Tuesday, June 28, 2011

Life Apps - part 1

We've started a new sermon series called "Life Apps". For four Sunday's we will be looking at ways we can become better at listening to and talking with God. This past Sunday, Caz talked about Lectio Divina, or 'divine reading'. This is a way of reading the Bible and letting God speak to you through the scripture passage.

Here's how you do it:
1) Get in a comfortable, quiet place where you won't be interupted for 10-15 minutes. Pray for God to be present with you.
2) Read the chosen scripture passage (2-3 verses) once. Think about which word or phrase catches your attention
3) Read the passage again. Think about how that word or phrase applies to your life currently.
4) Read the passage a third time. Listen for what God might be calling you to realize, change, or act upon in your life.

Pretty easy, huh? It can also be pretty profound. I have yet to do this and not feel God speaking to me through the verses.

Today, I want you to practice Lectio Divina. If a certain passage pops out at you when you open your Bible, great, do it with that verse. If it doesn't, try this one.

“The Lord is not slow in keeping his promise, as some understand slowness. Instead he is patient with you, not wanting anyone to perish, but everyone to come to repentance.” 2 Peter 3:9

Have a great conversation with God!



Monday, June 20, 2011

Dad's as heroes

In honor of the recent Father's Day weekend, I thought I would write my last "hero" blog on Dads.

Dads, just like moms, are human and flawed, but they are essential to our lives. God, himself, the perfect father, sets the example - and it is a hard one to follow. God not only created the world, but sustains and upholds it. God doesn't just love those he created, he sacrificed himself for us. God doesn't just give us directives, but he guides us and allows us to make and learn from our own mistakes. All of these things are a model for our earthly fathers to follow and it is not easy.

On Mother's Day, kids and dads are often told to love and do nice things for the moms in their life. On Father's Day, though, dads are most often told how important their role is and that, in so many words, they need to "step it up". I am not saying that a dad's role is more important than a mom's - it is just different. It is true that biblically speaking, men hold a greater amount of responsibility than women - something that I know is not a popular idea in our modern world of gender equality. God did create all humans equal - male and female. Gender equality, however, doesn't mean role equality. In our modern society, we often scoff at the idea of the father as 'head of the household' but this is a very important position in the Christian life.

In the Christian model of marriage, the man takes on the same role for the family as Jesus does for the Church. That is nothing to sneeze at. The man is responsible for leading his household in a manner that reflects well upon a follower of Jesus. This doesn't mean the dad gets to subjugate his wife and children and be bossy - it actually means that the dad has to 1) be an incredible example of leadership, integrity and faithfulness, 2) nurture and love his family in a sacrificial way, and 3) be accountable for the family's general well-being.

That is a job description that I don't think many people would voluntarily sign-up for, but it is the role that God has given to the husbands and fathers of this world. Every man who takes these responsibilities seriously is a hero.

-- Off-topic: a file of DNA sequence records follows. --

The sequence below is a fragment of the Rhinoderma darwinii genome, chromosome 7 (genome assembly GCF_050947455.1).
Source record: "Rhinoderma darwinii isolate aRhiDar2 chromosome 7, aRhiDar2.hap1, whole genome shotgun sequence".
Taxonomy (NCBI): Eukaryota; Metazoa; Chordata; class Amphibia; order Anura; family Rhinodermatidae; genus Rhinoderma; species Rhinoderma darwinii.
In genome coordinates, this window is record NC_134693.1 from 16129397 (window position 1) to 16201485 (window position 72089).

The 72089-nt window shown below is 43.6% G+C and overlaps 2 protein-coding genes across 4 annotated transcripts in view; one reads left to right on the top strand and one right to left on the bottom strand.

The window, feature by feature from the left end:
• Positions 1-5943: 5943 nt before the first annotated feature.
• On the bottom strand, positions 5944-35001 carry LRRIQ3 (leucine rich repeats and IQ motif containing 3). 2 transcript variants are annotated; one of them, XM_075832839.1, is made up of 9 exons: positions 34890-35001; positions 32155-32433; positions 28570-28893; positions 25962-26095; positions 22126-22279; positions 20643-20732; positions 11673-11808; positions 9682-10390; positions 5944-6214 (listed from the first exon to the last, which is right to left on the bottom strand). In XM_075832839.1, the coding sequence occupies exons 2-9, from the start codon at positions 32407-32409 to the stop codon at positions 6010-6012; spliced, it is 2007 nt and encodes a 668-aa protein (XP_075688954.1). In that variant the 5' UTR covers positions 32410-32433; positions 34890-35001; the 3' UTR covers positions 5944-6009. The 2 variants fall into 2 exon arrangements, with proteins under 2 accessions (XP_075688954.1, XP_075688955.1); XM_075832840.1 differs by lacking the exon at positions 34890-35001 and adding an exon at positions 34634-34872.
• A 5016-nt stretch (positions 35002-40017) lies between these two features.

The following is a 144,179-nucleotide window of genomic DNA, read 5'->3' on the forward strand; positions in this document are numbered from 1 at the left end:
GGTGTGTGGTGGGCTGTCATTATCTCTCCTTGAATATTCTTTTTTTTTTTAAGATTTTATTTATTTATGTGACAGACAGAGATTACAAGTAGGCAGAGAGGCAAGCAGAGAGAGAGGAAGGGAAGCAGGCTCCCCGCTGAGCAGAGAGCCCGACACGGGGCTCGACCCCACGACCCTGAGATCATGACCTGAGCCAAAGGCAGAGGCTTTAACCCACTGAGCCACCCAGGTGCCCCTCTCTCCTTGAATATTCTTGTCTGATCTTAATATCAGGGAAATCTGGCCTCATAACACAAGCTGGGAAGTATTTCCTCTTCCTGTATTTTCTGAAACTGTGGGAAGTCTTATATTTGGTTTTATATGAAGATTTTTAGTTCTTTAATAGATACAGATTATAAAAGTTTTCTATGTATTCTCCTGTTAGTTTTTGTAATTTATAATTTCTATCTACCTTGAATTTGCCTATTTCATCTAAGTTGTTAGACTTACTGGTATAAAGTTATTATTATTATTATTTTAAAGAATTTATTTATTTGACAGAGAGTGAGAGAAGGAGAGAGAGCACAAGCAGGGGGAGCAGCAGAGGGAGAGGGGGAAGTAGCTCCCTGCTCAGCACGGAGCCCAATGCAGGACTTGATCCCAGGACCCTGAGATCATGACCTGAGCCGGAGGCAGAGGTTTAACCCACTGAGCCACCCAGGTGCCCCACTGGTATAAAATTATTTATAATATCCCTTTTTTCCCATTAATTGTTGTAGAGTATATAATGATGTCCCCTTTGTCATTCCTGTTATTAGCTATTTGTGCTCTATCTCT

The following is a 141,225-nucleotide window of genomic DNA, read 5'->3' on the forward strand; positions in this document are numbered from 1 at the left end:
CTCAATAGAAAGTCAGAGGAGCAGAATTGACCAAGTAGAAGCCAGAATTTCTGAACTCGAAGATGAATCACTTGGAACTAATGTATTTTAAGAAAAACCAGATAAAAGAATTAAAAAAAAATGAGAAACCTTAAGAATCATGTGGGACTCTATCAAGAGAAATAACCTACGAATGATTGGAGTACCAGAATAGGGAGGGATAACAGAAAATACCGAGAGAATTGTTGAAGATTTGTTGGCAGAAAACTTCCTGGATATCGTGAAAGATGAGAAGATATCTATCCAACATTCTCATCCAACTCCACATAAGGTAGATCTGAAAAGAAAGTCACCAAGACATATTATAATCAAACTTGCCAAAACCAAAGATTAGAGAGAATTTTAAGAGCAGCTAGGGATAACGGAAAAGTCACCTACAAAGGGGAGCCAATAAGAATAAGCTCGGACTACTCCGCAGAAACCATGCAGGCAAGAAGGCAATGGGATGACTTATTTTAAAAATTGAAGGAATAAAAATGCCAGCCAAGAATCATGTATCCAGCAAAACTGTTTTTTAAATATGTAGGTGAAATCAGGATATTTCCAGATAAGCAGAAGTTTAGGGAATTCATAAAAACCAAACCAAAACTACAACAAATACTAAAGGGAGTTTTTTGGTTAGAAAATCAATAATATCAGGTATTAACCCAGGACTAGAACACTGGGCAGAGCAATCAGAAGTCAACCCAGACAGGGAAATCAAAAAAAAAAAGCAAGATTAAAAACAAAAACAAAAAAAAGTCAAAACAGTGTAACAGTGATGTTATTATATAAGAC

And now for the part about what the women and children in the lives of these dads should do for them: Those of us who are lucky enough to be married to men of faith who try to seriously fulfill the role that God has given to them should pray everyday to be a person who loves a supporting role. We should love, respect, and honor our husbands and fathers because of the simple fact that they are living their lives out as a sacrifice for us - to love, care, and nurture us. Just as we honor, love, and respect God, our perfect father, we should also work towards honoring, loving, and respecting our husbands and fathers. This doesn't mean that we never have our own opinions or disagree with them - human fathers are not infallible - but it does mean that they deserve our respect.

Love and honor the husbands and fathers in your life - they have a seriously tough job to do every day.


"Wives, submit yourselves to your husbands, as is fitting in the Lord. Husbands, love your wives and do not be harsh with them. Children, obey your parents in everything, for this pleases the Lord. Fathers, do not embitter your children, or they will become discouraged." -Colossians 3:18-21


Monday, June 13, 2011

What makes a hero?

I think one of the main characteristics of a hero is that of bravery. I have a very clear memory of my mother telling me as a child that being brave didn't mean doing something that was easy - it meant doing something that wasn't easy for you. Bravery was when you did what was necessary even when whatever needed to be done scared you.

Bravery is not a characteristic that is overabundant in our world and culture. We like to think that we are brave, but being brave is really a very difficult thing to do. Being brave means taking some personal risk - whether it is a physical, emotional, or social risk that is involved.

I think of the bravery displayed by those who risked their lives to help end slavery. Or those who risked their social standing (as well as their lives and the lives of their families) to speak out against Hitler and his political party. Many of these people were Christians who, following the example of Jesus, were willing to put their own lives at risk to do what they believed God wanted them to do in those situations.